Mexico City

Yoshua Okón, Miasma, 2016, eight ink-jet prints mounted on MDF. Installation view. Photo: Ramiro Cháves.

Yoshua Okón, Miasma, 2016, eight ink-jet prints mounted on MDF. Installation view. Photo: Ramiro Cháves.

Yoshua Okón

PARQUE Galería

Yoshua Okón, Miasma, 2016, eight ink-jet prints mounted on MDF. Installation view. Photo: Ramiro Cháves.

As the title indicates, Yoshua Okón’s exhibition “Miasma” deals with a sticky and disagreeable subject matter: CIA interventions in Mexico. But the political subject matter is handled from an oblique perspective, inviting viewers to fill in the blanks or question what they are seeing. In fact, without reading the exhibition text, one might never have noticed the connection between the work on view and the CIA’s activities in Mexico. It was clear, though, that the United States was a preoccupation of the artist’s: The first thing one saw on entering the gallery was an unframed photograph of a bronze statue of George H. W. Bush surrounded by people riding Segways (all works titled Miasma and dated 2016). The pieces of the puzzle came together slowly in the gallery’s first room, littered with photo-sculpture pieces, clustered together like the rubble of a nationalist discourse. These groupings of objects—cutout photographs mounted on MDF—included American eagles, letters decorated with stars and stripes, and, humorously enough, a few more people on Segways, not to mention an oversize photo of a cockroach hanging out in their midst. There was also a photo cutout sculpture of the same Bush sculpture in the center of the room, so the connections within the images were initially only referenced through echoes and repetitions.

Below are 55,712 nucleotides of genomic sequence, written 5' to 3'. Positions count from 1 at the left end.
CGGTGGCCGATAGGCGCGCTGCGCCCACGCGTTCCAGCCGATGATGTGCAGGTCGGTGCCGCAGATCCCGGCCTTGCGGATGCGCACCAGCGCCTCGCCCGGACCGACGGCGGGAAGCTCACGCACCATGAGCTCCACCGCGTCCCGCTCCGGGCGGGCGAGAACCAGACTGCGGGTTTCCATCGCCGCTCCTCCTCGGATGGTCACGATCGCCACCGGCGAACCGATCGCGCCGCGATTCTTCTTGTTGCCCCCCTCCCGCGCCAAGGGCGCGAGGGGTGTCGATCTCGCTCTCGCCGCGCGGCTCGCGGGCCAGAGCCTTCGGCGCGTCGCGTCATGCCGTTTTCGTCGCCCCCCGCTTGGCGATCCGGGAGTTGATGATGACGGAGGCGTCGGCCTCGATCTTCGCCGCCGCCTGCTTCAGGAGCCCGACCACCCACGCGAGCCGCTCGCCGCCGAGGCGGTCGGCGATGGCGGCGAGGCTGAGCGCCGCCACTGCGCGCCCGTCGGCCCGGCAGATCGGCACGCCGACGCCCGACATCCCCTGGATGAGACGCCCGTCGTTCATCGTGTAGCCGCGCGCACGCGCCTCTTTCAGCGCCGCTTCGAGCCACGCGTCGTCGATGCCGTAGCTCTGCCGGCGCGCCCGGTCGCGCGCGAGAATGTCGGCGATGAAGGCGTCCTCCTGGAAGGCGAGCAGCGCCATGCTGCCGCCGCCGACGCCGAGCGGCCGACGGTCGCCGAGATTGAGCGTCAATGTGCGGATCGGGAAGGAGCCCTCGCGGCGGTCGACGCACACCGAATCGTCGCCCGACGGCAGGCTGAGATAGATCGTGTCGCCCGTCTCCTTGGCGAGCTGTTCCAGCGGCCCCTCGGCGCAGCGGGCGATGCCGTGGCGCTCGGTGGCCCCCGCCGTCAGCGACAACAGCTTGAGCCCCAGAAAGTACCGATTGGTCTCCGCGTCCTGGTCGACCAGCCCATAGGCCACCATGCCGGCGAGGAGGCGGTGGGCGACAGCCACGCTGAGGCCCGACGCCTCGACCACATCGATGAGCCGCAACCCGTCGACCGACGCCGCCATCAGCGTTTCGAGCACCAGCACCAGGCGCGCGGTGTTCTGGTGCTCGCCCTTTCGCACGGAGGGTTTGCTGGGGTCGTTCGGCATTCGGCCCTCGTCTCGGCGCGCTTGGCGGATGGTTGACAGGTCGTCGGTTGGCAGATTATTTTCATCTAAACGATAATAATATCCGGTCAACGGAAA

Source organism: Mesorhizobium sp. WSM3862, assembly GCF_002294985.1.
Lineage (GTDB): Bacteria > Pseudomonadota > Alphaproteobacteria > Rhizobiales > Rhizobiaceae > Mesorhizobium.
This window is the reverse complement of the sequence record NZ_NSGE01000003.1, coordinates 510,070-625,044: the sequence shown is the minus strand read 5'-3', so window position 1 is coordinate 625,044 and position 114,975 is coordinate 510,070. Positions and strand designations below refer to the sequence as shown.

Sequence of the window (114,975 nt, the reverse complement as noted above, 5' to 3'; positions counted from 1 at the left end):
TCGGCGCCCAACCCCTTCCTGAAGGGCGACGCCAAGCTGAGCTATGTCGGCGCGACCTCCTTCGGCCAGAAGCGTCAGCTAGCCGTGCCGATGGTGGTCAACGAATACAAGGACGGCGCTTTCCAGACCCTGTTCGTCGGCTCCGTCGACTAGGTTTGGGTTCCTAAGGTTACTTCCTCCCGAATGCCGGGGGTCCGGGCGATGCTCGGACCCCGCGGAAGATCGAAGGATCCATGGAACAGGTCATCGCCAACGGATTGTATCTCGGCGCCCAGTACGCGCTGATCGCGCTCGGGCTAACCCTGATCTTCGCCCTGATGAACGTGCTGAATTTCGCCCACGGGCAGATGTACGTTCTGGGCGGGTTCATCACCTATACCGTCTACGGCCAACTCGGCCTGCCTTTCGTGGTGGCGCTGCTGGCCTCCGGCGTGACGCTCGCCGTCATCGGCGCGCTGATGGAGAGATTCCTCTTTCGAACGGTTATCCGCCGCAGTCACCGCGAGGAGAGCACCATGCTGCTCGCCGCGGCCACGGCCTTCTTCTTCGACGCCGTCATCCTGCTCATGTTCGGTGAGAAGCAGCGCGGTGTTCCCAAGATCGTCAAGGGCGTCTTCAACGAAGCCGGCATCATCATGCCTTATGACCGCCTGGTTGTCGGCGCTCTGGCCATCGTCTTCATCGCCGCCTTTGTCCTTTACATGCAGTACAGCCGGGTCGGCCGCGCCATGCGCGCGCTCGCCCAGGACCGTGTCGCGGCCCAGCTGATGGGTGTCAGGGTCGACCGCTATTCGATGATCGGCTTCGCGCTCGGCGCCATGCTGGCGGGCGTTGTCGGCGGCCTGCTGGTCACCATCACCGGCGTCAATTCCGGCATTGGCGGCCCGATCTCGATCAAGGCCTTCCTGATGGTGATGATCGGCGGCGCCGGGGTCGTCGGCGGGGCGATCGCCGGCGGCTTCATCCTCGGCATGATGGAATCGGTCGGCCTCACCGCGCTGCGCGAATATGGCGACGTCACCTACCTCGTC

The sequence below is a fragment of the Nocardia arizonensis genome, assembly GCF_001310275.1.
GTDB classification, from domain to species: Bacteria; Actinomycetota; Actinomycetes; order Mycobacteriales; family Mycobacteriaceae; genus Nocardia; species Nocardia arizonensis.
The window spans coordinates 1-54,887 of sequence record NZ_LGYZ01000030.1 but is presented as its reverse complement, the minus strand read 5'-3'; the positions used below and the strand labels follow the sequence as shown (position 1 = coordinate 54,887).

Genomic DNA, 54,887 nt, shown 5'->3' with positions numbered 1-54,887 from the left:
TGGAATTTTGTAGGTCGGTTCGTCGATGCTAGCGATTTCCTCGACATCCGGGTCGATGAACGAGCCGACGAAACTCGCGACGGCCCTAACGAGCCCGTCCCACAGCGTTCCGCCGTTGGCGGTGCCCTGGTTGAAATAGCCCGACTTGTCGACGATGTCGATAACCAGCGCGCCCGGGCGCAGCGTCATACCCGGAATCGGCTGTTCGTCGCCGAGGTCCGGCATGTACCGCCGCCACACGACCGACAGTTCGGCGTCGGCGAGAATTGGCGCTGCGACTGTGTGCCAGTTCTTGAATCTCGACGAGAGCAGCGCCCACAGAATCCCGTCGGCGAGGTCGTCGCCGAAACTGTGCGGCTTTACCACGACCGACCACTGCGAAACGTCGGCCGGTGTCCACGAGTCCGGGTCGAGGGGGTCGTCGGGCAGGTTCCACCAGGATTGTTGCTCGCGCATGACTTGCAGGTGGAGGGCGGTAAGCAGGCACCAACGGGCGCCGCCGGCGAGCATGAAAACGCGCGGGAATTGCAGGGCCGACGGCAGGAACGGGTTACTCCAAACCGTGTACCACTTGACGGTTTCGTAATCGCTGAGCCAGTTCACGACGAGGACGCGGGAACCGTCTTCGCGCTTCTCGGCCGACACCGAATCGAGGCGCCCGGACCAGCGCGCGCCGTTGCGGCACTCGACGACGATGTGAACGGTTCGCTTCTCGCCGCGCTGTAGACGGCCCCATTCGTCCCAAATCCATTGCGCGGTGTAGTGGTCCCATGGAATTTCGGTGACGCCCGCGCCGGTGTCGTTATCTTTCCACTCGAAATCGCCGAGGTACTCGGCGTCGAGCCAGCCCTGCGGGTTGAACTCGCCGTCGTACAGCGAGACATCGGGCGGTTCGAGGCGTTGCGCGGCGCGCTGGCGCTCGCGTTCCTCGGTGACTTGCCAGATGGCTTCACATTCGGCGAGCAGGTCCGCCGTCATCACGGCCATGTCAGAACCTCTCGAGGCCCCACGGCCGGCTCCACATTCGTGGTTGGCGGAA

In the next room, a large-scale ten-minute video projection again showed the same bronze statue, but this time it didn’t seem so funny—no Segways, no sun shining, only fog, accompanied by an ominous lighting and sound design. In this video, Okón uncannily manages to make the bronze figure seem to come alive. Low-angle shots and flashlight-under-face-type lighting make the rather inane Bush sculpture turn monstrous. Its face starts to look like a mask à la Friday the 13th. At times, the image switches to that of the face of a different bronze sculpture: an eagle, its regal profile familiar from a thousand American seals and symbols. Okón’s characteristic humor appears in a few over-the-top moments: lightning flashes straight out of a cheap horror film, or the cockroach crawling from under the sculpture. The implication is clear: Something is rotten under that Bush.

The exhibition’s curator, journalist and critic Edgar Alejandro Hernández, reminds us in an accompanying text that George H. W. Bush, the forty-first president of the United States, had previously been the director of the CIA and was linked to some of its covert actions, including those in Mexico. The consequences of those actions, still relevant today, not just in light of crumbling relations between Mexico and the US, but in relation to the ongoing US interventionist policies in places such as the Middle East and beyond, are beautifully encapsulated in a piece that was found upstairs, in a side room near the gallery office, and thus isolated from the rest of the exhibition—a kind of “spook piece,” so to speak, but maybe the best thing on view. It’s a mixed-media polyptych on cotton paper, on which Okón drew evocative fragments taken from the cover of Mexican journalist Manuel Buendía’s book La CIA en México (1984). The in-depth investigation may have cost the writer his life—he was murdered just months after its release. The word end (from Buendía) takes on its darkest meanings in one of the drawings, for instance, just as in the video a rather ugly and boring sculpture morphed into a nightmarish ghoul. Okón’s works invite and incite the conspiracy theorist in all of us, or at least beg us to look askance at history to make out what’s barely visible behind the fog.

Gabriela Jauregui